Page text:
Margaret Gilleo explains in this YouTube video the importance of yard signs in campaigns and in the pantheon of free speech. In her case, the Supreme Court ruled that a city ordinance against political signs violated the First Amendment. (Screenshot of Jason Rosenbaum video "Pure Speech")
In City of Ladue v. Gilleo, 512 U.S. 43 (1994), the Supreme Court ruled that city officials could not flatly prohibit homeowners from displaying political signs on their own property.
Gilleo was not allowed to display a political sign in her yard
In December 1990, Margaret Gilleo hammered a 2-foot-by-3-foot sign into her lawn in Ladue, an upperclass suburb of St. Louis. The sign read “Say No to War in the Persian Gulf. Call Congress Now.”
When Gilleo learned that the sign violated a city ordinance, she approached the city council for an exemption and was denied. Gilleo then sued the city, claiming that the ordinance violated her First Amendment right of free speech. As the case moved through the legal system, Gilleo removed the sign from her lawn and placed one in a bedroom window that read “For Peace in the Gulf.” The sign in the window also violated the city ordinance.
Court said ordinance against political signs stopped important form of expression
Writing for a unanimous Court, Justice John Paul Stevens explained that Ladue’s anti-sign law was unconstitutional because it closed off a traditional form of expression.
The ordinance, he wrote, has “almost completely foreclosed a venerable means of communication that is both unique and important. It has totally foreclosed that medium to political, religious, or personal messages.” The Court’s decision upheld a ruling by the Eighth Circuit Court of Appeals, but used different analyses. Noting that the ordinance forbade most signs but allowed others, such as “For Sale” signs, the circuit court ruled the law unconstitutional because it failed to be content neutral; it favored commercial speech over noncommercial speech.
The Supreme Court bypassed the question of content neutrality, choosing instead to accept the council’s contention that it did not intend for the law to discriminate based on signs’ messages.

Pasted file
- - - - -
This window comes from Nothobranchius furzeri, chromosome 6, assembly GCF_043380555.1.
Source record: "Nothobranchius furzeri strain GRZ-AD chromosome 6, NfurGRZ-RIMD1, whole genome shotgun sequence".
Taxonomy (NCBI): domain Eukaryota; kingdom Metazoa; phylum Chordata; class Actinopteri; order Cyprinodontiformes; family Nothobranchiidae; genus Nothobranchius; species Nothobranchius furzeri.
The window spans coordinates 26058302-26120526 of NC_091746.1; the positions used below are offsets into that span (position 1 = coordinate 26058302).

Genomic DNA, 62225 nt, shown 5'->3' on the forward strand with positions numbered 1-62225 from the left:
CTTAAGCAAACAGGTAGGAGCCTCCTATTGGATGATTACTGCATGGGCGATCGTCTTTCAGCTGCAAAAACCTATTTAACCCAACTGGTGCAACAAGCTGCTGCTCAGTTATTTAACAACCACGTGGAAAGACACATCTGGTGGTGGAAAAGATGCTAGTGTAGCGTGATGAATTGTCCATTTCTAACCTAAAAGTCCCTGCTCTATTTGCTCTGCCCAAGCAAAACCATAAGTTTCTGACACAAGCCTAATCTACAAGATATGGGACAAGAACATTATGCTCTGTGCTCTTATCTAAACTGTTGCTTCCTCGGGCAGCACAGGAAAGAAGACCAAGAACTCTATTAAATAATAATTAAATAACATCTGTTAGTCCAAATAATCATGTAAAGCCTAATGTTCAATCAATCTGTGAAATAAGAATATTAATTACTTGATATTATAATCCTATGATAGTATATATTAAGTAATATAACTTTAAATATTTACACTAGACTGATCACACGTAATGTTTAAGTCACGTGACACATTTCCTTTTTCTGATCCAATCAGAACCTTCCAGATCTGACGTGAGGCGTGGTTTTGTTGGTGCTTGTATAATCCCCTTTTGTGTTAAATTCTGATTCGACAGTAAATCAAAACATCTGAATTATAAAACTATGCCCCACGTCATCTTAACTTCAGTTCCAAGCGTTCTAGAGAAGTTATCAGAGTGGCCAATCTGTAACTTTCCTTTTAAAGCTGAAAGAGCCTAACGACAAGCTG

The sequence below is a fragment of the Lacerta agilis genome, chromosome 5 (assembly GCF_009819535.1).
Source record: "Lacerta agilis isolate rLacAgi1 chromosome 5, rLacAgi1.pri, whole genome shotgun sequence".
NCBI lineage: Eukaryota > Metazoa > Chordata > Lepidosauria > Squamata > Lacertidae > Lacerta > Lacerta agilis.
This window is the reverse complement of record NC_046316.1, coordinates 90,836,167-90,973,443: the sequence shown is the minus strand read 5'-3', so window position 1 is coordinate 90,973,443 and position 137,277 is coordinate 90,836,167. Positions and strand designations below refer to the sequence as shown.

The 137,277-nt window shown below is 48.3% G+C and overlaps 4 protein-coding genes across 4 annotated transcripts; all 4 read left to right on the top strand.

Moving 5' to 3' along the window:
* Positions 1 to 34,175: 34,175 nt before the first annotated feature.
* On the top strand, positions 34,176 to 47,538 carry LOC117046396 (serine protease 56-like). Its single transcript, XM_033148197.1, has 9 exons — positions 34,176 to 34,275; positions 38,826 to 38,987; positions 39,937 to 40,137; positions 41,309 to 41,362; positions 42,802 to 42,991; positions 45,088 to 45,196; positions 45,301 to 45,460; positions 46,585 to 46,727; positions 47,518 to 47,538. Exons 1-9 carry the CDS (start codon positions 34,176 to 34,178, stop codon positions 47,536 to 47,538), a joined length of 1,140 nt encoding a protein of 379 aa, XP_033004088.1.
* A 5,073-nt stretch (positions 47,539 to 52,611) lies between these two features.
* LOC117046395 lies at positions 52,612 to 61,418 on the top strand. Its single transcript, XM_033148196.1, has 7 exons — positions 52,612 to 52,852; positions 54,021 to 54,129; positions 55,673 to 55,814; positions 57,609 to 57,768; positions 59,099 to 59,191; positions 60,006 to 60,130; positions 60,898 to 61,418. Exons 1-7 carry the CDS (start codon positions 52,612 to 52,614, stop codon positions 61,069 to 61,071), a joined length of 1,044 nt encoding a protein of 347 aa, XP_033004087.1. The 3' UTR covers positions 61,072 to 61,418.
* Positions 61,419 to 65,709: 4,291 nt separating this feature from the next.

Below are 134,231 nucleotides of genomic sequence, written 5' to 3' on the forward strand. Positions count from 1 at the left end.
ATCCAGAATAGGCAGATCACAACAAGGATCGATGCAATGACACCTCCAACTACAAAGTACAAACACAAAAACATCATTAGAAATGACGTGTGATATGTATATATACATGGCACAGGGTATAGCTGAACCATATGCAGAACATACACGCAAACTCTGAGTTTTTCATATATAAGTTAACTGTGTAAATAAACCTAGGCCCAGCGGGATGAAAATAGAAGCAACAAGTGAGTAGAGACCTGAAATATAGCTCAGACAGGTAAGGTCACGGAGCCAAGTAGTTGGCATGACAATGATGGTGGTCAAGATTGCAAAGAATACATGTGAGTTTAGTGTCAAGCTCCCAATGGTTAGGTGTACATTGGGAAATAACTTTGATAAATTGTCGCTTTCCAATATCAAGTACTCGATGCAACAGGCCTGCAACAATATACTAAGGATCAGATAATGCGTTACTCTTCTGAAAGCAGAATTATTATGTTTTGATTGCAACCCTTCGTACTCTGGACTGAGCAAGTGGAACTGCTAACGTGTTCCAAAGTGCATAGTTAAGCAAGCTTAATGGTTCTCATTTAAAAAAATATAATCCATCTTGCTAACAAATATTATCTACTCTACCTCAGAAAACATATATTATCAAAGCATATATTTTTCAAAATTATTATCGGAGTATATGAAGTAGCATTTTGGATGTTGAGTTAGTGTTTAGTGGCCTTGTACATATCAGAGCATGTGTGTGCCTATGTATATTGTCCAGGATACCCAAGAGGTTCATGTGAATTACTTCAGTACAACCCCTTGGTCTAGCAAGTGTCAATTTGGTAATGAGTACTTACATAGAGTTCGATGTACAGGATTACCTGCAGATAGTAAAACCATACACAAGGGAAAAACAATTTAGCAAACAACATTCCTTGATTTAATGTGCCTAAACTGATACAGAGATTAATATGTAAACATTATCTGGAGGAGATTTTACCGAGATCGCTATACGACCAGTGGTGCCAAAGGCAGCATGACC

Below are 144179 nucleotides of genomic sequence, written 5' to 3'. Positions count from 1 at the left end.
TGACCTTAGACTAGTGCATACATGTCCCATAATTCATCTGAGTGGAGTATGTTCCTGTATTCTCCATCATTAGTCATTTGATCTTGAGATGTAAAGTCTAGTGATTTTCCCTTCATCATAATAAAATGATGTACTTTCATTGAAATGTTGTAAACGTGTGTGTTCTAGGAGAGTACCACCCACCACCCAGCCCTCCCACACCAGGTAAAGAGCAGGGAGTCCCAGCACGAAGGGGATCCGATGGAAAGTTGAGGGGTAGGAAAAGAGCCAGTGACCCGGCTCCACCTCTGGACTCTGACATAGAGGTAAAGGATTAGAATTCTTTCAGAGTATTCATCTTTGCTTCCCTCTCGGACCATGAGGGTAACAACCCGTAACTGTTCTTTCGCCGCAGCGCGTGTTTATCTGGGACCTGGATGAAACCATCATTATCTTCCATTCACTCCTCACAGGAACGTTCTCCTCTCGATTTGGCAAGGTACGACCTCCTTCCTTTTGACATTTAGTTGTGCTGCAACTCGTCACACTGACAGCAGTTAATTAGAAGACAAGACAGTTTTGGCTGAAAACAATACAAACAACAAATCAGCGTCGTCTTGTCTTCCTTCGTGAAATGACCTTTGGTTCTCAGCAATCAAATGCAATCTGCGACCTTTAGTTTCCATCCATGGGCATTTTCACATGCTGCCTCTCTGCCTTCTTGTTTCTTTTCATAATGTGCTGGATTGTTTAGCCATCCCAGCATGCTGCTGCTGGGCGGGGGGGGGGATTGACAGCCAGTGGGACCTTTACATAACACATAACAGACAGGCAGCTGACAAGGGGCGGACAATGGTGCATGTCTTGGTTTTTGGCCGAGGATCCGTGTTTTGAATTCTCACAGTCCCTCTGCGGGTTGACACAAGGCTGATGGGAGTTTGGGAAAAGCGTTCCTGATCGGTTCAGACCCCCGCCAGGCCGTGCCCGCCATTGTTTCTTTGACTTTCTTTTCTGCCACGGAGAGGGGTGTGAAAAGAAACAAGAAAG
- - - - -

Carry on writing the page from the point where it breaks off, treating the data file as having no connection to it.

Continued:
Court said entire avenues of expression could not be banned
The Supreme Court relied on previous decisions taking issue with banning entire avenues of expression.
These decisions included:
- Lovell v. City of Griffin (1938), dealing with the distribution of pamphlets, and
- Jamison v. State of Texas (1943), concerning handbills on public streets.
The Court found that the Ladue ordinance eliminated a “cheap and convenient form of communication.”
“Even for the affluent,” Stevens wrote, “the added costs in money or time of taking out a newspaper advertisement, handing out leaflets on the street, or standing in front of one’s house with a hand-held sign may make the difference between participating and not participating in some public debate.”
Court does not prohibit city sign regulation
Despite the ruling, Stevens noted that sign regulation is within a municipality’s police powers: “The decision reached here does not leave Ladue powerless to address the ills that may be associated with residential signs. In addition, residents’ self-interest in maintaining their own property values and preventing ‘visual clutter’ in their yards and neighborhoods diminishes the danger of an ‘unlimited’ proliferation of signs.”
This article was originally published in 2009. Dr. Neil Ralston worked as a reporter and editor for 10 years before beginning a career as a journalism teacher at the college level in 1989. His Ph.D. dissertation focused on the First Amendment attitudes and knowledge of high school students. From 2007 to 2013, he served as a vice president on the board of directors of the Society of Professional Journalists where he worked with students and advisers at college media outlets who faced censorship attempts. He now teaches at Lindenwood University in St. Charles, Missouri.Send Feedback on this article